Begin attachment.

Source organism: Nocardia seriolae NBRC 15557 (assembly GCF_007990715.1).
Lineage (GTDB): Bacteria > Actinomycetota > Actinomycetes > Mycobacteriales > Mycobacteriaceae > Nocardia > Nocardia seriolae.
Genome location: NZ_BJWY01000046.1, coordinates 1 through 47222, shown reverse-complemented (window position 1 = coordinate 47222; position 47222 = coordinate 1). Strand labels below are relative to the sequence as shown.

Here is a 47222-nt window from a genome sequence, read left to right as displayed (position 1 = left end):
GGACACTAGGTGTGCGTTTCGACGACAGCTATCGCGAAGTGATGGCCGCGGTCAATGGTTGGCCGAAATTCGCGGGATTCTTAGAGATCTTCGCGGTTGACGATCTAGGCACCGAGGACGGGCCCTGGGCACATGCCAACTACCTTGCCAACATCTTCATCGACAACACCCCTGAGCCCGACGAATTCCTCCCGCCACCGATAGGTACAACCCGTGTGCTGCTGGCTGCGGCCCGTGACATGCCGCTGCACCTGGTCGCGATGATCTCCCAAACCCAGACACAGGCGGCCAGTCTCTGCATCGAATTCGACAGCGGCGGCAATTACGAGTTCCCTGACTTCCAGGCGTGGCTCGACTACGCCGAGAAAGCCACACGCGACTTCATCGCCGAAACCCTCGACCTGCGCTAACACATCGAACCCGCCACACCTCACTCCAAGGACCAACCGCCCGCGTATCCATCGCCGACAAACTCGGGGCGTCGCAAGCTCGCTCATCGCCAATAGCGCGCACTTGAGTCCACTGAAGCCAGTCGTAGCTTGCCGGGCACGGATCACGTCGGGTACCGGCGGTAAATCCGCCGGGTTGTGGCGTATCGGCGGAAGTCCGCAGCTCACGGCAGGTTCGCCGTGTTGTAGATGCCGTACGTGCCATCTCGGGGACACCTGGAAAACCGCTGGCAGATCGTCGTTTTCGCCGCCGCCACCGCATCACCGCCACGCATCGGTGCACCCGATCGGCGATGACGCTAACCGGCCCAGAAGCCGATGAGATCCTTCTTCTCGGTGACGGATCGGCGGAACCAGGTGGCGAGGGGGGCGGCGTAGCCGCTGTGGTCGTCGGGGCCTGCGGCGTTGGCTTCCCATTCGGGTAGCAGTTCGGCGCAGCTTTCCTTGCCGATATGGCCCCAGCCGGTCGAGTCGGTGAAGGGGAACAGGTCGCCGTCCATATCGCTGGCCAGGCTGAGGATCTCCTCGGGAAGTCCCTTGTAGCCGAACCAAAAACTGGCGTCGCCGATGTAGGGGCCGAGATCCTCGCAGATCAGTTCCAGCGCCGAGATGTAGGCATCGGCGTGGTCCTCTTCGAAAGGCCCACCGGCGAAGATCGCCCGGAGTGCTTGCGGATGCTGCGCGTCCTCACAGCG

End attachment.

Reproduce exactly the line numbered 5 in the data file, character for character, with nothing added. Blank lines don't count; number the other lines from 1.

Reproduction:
GGACACTAGGTGTGCGTTTCGACGACAGCTATCGCGAAGTGATGGCCGCGGTCAATGGTTGGCCGAAATTCGCGGGATTCTTAGAGATCTTCGCGGTTGACGATCTAGGCACCGAGGACGGGCCCTGGGCACATGCCAACTACCTTGCCAACATCTTCATCGACAACACCCCTGAGCCCGACGAATTCCTCCCGCCACCGATAGGTACAACCCGTGTGCTGCTGGCTGCGGCCCGTGACATGCCGCTGCACCTGGTCGCGATGATCTCCCAAACCCAGACACAGGCGGCCAGTCTCTGCATCGAATTCGACAGCGGCGGCAATTACGAGTTCCCTGACTTCCAGGCGTGGCTCGACTACGCCGAGAAAGCCACACGCGACTTCATCGCCGAAACCCTCGACCTGCGCTAACACATCGAACCCGCCACACCTCACTCCAAGGACCAACCGCCCGCGTATCCATCGCCGACAAACTCGGGGCGTCGCAAGCTCGCTCATCGCCAATAGCGCGCACTTGAGTCCACTGAAGCCAGTCGTAGCTTGCCGGGCACGGATCACGTCGGGTACCGGCGGTAAATCCGCCGGGTTGTGGCGTATCGGCGGAAGTCCGCAGCTCACGGCAGGTTCGCCGTGTTGTAGATGCCGTACGTGCCATCTCGGGGACACCTGGAAAACCGCTGGCAGATCGTCGTTTTCGCCGCCGCCACCGCATCACCGCCACGCATCGGTGCACCCGATCGGCGATGACGCTAACCGGCCCAGAAGCCGATGAGATCCTTCTTCTCGGTGACGGATCGGCGGAACCAGGTGGCGAGGGGGGCGGCGTAGCCGCTGTGGTCGTCGGGGCCTGCGGCGTTGGCTTCCCATTCGGGTAGCAGTTCGGCGCAGCTTTCCTTGCCGATATGGCCCCAGCCGGTCGAGTCGGTGAAGGGGAACAGGTCGCCGTCCATATCGCTGGCCAGGCTGAGGATCTCCTCGGGAAGTCCCTTGTAGCCGAACCAAAAACTGGCGTCGCCGATGTAGGGGCCGAGATCCTCGCAGATCAGTTCCAGCGCCGAGATGTAGGCATCGGCGTGGTCCTCTTCGAAAGGCCCACCGGCGAAGATCGCCCGGAGTGCTTGCGGATGCTGCGCGTCCTCACAGCG